Project description:Heterotrophic microbes are critical components of aquatic food webs. Linkages between populations and the substrates they utilize are not well defined. We present the metagenome of microbial communities from the coastal Pacific Ocean exposed to various nutrient additions in order to better understand substrate utilization and partitioning in this environment.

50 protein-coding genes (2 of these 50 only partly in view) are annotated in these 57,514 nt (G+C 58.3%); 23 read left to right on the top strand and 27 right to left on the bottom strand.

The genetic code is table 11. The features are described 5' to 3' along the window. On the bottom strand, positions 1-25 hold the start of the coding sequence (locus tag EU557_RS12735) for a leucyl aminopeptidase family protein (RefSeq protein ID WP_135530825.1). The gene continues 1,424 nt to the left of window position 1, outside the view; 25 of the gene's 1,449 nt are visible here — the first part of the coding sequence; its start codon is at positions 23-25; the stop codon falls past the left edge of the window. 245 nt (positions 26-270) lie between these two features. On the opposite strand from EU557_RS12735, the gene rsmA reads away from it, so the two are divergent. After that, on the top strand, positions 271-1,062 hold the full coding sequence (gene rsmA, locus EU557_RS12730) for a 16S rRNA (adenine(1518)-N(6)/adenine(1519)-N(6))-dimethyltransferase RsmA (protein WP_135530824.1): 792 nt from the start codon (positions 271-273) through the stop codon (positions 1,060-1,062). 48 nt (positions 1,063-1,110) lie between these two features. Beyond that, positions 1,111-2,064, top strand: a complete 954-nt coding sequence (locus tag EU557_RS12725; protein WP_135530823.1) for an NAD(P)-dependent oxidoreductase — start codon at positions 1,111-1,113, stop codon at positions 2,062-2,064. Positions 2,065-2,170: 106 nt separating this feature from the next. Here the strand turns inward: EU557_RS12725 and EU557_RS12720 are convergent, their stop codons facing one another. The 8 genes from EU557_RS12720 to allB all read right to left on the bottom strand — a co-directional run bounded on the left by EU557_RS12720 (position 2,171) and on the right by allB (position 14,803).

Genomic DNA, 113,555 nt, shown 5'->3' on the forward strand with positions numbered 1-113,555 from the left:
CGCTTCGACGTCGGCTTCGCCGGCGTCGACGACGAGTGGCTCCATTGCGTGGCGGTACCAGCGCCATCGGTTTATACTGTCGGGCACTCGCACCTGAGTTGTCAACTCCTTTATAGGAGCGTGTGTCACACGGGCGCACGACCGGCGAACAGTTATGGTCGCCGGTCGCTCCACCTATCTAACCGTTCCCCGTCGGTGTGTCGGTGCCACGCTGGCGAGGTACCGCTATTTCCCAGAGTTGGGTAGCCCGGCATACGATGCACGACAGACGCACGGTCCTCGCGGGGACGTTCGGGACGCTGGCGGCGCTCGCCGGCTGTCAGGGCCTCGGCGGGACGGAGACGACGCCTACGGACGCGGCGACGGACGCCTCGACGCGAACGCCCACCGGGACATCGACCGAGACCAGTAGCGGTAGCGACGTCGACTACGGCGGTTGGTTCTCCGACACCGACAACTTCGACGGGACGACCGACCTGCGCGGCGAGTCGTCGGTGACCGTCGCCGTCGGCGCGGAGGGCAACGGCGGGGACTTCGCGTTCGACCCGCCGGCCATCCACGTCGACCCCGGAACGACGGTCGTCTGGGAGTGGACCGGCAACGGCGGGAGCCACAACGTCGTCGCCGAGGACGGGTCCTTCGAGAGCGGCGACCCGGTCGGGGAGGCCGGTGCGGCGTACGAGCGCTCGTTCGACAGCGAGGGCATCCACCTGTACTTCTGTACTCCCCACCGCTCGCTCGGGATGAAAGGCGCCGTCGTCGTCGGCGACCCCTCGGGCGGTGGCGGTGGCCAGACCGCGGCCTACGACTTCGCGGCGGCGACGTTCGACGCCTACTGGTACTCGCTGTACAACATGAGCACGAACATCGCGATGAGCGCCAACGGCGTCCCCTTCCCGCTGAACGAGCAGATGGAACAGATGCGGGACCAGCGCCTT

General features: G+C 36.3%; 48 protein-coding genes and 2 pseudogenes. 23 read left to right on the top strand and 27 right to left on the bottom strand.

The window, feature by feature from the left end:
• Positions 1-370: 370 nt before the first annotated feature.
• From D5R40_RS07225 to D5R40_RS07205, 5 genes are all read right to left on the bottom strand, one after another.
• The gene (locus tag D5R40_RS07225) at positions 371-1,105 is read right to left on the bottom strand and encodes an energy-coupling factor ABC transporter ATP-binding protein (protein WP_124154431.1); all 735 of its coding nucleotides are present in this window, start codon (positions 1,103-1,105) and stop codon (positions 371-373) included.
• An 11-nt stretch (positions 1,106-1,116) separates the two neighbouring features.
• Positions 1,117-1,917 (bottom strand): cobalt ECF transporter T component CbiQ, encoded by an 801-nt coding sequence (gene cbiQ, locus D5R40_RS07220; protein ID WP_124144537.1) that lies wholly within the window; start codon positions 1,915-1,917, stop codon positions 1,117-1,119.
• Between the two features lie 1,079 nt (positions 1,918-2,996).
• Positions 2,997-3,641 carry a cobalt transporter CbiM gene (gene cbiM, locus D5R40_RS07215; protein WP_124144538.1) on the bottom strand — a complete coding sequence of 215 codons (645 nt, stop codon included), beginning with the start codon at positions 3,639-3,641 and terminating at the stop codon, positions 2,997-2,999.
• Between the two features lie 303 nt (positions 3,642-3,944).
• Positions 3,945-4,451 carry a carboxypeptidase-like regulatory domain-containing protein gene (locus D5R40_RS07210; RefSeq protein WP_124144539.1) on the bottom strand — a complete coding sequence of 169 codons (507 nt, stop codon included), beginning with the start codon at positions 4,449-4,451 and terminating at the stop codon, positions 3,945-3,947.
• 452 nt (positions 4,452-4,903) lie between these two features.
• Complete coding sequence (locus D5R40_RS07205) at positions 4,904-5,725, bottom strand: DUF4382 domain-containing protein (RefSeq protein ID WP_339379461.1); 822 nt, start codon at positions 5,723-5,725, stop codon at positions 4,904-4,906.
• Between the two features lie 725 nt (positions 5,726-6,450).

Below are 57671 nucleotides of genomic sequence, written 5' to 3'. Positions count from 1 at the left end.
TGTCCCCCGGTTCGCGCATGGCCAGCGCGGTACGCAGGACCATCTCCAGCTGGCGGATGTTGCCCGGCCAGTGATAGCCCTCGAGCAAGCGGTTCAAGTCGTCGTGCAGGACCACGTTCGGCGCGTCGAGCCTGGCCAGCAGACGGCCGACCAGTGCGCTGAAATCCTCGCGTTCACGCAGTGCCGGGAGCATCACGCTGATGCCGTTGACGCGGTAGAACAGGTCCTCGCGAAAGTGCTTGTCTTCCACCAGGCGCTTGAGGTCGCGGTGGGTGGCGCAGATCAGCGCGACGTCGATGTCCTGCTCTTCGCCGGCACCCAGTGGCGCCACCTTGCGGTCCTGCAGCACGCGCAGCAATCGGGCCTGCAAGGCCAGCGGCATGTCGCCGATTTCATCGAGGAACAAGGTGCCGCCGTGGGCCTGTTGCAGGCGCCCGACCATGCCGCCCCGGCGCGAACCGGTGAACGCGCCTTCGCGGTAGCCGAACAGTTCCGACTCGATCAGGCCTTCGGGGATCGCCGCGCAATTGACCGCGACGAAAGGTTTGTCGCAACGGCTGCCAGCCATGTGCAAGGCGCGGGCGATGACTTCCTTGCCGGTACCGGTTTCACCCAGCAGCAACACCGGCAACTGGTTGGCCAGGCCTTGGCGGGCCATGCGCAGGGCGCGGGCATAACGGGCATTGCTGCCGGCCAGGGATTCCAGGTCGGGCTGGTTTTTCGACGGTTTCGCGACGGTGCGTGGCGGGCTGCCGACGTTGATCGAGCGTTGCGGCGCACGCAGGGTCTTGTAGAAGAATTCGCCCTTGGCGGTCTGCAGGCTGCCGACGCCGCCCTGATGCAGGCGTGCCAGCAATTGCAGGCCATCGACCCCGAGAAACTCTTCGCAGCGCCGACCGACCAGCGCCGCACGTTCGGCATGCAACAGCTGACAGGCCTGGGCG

Project description:Fermentative microbial communities can be utilized for the conversion of various agroindustrial residues into valuable chemicals. Here, we report 34 metagenomes from anaerobic bioreactors fed lactose-rich ultrafiltered milk permeate and 278 metagenome-assembled genomes (MAGs). These MAGs can inform future studies aimed at generating renewable chemicals from dairy and other agroindustrial residues.